Polish Government Reported Determined to Combat Anti-semitism

“There is a determined fight by the Government of Poland against any manifestations of anti-Semitism in the country,” Mr. Jacob Blaustein, honorary president of the American Jewish Committee, said in a report made public today in connection with the opening of the four-day meeting here of the American Jewish Committee’s national executive board.

Mr. Blaustein reported that “there are no anti-Jewish incidents” in Poland today and “at the present time there appears to be little discrimination with regard to employment.” Before Hitler, there were 3,500,000 Jews in Poland. The latest estimates give the Jewish population at about 32,000, including about 12,000 repatriates whom Russia had been holding since the last world war.

The AJC leader said that the Polish Government officials had advised him they would prefer Jews to remain in the country since they believe “they can be desirable and useful citizens.” At the same time, he expressed the belief that the Polish Government “will in no way oppose the continuation of the slow and orderly voluntary emigration of those who wish to leave.”

Mr. Blaustein, who met with leaders of Jewish organizations in Warsaw, Cracow and other cities, reported that “a substantial number of the Jewish population will probably remain in Poland” since “most of them are personally well integrated.” However, it appears a large number of the 12,000 repatriates “desire to leave the country since they have been away for years and no longer feel part of Poland.”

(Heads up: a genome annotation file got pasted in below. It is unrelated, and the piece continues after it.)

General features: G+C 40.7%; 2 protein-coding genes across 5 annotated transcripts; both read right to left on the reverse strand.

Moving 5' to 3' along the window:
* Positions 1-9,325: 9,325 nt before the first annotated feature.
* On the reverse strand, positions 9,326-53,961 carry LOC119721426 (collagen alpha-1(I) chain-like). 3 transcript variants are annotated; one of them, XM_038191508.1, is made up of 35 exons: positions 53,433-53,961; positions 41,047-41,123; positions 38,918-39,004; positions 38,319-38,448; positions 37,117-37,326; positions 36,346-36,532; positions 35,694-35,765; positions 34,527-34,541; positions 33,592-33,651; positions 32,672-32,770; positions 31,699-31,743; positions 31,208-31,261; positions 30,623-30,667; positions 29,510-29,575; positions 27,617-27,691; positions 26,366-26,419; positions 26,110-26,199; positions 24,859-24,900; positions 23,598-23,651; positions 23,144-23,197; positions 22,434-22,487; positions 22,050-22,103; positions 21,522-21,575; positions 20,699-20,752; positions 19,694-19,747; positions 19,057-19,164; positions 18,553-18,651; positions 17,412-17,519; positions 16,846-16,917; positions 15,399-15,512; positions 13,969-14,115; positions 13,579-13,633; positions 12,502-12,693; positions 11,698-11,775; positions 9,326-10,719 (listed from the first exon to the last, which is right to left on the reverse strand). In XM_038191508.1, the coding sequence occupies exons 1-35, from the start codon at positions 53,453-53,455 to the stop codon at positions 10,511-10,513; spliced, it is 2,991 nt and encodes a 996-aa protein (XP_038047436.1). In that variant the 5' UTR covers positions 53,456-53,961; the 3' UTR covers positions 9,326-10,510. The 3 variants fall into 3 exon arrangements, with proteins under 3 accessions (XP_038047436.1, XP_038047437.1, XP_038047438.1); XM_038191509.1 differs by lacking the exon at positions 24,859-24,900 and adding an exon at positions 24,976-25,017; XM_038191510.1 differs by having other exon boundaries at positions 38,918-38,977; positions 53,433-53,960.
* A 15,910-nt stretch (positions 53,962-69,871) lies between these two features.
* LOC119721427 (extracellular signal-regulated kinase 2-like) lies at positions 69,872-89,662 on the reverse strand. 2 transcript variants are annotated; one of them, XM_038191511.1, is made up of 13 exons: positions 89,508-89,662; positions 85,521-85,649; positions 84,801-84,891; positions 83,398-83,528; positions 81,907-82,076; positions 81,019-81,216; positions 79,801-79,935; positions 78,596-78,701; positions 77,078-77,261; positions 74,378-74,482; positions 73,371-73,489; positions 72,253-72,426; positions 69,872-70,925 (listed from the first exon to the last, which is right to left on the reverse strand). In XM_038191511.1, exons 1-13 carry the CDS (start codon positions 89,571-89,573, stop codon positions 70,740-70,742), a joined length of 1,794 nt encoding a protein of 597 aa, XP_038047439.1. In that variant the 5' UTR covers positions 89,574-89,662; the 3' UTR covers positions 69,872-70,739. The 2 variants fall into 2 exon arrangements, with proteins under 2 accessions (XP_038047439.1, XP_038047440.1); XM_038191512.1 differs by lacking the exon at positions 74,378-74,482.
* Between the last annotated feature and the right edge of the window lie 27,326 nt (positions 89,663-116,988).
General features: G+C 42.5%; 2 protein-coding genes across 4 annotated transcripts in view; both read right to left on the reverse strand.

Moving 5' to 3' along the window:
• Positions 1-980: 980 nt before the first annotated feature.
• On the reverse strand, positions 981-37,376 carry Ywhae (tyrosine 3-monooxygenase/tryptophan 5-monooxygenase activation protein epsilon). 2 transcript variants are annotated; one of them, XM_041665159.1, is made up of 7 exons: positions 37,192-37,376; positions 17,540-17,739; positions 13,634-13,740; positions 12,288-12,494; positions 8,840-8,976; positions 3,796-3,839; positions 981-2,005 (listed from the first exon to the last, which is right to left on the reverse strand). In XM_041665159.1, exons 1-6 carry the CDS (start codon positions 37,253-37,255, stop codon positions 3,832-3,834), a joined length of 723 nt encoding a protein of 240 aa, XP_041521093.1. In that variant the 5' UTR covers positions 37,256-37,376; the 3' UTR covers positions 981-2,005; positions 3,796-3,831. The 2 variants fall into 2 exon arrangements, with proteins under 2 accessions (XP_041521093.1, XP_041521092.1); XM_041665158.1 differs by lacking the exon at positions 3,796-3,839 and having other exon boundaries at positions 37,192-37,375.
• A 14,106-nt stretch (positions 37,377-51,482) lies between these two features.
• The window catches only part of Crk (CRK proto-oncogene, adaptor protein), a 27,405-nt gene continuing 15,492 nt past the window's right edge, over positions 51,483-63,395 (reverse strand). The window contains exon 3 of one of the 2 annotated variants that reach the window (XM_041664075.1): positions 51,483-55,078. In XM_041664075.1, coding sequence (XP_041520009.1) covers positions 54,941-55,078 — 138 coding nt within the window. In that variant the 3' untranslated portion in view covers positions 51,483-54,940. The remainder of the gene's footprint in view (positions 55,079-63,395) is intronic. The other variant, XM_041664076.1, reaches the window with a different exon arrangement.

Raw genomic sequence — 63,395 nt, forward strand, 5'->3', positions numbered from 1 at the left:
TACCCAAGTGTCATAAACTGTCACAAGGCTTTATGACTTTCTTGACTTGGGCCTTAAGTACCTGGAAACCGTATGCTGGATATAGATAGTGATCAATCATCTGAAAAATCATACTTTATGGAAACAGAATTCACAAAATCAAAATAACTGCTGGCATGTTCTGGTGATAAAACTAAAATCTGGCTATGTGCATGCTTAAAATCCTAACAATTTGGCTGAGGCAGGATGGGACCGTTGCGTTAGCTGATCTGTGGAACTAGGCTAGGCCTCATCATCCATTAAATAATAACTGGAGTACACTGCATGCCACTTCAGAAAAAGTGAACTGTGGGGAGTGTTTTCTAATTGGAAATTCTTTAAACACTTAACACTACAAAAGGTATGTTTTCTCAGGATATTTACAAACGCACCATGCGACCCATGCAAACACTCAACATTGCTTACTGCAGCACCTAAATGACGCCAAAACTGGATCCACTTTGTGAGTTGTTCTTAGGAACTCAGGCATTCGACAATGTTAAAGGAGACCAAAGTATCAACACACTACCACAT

For the 15,000 to 20,000 Jews who will remain in Poland as a permanent community, Mr. Blaustein stressed that “there will be a need for educational and intellectual institutions to make it possible for them to retain their Jewish identity.” Currently, he said, there are two central Jewish organizations–the Cultural and Social Union of Polish Jews and the Union of Religious Congregations. He said the first, which is Communist dominated, has branches in 16 cities and publishes a Yiddish paper, organizes clubs, lectures, etc. The second is limited strictly to religious activities.

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